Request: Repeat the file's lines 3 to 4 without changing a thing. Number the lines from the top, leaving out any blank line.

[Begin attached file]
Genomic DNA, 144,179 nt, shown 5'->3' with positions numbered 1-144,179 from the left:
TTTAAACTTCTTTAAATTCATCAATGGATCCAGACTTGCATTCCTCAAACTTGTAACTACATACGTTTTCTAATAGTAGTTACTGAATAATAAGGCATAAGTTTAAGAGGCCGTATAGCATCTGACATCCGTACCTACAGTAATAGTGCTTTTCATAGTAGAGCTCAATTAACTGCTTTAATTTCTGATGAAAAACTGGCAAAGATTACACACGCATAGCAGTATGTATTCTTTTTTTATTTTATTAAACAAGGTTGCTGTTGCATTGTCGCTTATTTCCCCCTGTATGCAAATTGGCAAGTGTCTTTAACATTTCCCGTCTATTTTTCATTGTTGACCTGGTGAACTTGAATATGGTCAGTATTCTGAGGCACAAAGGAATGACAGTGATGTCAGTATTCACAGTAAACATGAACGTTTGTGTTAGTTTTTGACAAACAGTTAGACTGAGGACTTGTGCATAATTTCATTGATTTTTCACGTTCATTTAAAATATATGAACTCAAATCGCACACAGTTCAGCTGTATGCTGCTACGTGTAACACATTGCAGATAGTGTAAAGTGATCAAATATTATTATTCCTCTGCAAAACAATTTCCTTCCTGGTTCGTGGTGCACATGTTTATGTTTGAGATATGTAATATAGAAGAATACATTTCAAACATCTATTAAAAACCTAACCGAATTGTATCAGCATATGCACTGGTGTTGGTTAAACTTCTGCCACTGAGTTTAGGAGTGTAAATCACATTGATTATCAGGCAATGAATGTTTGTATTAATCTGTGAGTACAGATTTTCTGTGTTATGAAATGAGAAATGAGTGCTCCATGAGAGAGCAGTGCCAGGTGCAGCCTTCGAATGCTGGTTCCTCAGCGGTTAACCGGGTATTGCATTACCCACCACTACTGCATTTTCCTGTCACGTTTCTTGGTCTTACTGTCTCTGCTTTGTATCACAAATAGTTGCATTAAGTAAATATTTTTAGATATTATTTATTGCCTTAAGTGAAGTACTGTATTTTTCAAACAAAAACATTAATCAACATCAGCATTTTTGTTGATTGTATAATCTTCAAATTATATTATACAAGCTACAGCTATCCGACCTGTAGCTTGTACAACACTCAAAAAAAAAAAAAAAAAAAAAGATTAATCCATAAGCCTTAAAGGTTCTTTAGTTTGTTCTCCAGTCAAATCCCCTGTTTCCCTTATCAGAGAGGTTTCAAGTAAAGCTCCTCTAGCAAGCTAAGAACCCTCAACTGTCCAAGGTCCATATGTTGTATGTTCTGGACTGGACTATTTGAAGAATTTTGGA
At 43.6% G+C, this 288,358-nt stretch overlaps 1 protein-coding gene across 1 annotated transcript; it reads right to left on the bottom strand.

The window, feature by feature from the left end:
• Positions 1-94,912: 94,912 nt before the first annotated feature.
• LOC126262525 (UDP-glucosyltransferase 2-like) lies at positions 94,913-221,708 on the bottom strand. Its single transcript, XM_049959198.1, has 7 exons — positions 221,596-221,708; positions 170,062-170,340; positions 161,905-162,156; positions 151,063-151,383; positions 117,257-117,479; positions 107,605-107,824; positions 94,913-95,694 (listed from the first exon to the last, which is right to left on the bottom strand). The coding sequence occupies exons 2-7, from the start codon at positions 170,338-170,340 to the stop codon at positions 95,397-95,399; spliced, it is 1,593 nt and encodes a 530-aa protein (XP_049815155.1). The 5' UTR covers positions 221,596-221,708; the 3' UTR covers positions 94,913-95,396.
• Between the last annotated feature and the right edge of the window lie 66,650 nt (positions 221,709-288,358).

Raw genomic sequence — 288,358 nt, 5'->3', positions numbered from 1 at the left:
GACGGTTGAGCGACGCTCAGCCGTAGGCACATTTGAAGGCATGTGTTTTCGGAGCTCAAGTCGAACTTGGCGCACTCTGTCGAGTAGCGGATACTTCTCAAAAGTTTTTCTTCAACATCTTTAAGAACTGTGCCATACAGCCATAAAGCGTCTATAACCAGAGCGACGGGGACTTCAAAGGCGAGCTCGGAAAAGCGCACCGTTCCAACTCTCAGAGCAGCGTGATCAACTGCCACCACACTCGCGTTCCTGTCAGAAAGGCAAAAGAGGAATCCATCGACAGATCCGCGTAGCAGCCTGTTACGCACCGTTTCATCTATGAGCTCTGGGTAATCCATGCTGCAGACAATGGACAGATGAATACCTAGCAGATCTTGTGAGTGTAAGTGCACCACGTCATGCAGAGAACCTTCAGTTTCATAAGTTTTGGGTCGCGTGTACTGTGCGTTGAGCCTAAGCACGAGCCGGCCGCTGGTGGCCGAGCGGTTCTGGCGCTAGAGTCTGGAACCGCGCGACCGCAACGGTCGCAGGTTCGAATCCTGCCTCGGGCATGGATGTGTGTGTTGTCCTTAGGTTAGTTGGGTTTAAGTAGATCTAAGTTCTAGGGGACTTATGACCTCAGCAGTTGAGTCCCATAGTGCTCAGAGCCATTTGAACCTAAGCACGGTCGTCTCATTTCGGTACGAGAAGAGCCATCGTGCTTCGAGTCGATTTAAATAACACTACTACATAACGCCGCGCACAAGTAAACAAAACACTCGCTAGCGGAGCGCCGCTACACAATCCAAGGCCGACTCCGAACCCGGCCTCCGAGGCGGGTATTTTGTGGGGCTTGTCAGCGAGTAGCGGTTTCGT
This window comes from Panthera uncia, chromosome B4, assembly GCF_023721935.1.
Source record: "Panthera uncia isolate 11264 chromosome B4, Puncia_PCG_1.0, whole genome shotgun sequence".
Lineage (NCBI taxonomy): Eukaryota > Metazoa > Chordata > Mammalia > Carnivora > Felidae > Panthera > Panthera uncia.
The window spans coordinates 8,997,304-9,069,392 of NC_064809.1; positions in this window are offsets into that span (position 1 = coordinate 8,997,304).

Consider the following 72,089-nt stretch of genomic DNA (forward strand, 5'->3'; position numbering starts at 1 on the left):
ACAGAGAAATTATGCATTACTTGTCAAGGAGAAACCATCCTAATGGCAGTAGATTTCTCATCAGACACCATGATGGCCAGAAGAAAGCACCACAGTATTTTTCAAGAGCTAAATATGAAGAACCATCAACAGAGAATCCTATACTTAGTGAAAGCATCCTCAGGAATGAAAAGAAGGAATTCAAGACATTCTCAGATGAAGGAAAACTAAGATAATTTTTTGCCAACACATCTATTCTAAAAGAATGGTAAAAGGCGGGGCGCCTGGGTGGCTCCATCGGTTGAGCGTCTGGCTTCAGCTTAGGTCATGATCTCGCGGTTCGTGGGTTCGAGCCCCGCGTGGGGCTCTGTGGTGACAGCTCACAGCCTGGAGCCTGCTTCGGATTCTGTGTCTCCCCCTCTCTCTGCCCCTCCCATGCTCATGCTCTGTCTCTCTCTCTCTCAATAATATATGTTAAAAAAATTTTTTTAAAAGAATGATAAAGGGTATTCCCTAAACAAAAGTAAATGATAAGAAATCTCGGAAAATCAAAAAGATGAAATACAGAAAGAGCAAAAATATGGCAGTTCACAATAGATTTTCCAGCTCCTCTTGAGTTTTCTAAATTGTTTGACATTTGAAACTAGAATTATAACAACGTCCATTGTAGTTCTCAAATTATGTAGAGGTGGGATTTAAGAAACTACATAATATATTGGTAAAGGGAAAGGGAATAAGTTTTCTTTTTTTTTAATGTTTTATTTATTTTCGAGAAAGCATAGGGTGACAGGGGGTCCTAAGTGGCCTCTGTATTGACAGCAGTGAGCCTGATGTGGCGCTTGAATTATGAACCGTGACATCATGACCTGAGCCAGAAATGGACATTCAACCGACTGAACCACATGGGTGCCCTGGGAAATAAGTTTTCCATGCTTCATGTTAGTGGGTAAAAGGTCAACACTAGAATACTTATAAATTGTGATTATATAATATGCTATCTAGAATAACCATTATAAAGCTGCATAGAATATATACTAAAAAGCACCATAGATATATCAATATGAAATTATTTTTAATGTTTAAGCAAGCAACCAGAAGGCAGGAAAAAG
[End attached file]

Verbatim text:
At 43.6% G+C, this 288,358-nt stretch overlaps 1 protein-coding gene across 1 annotated transcript; it reads right to left on the bottom strand.

The window, feature by feature from the left end: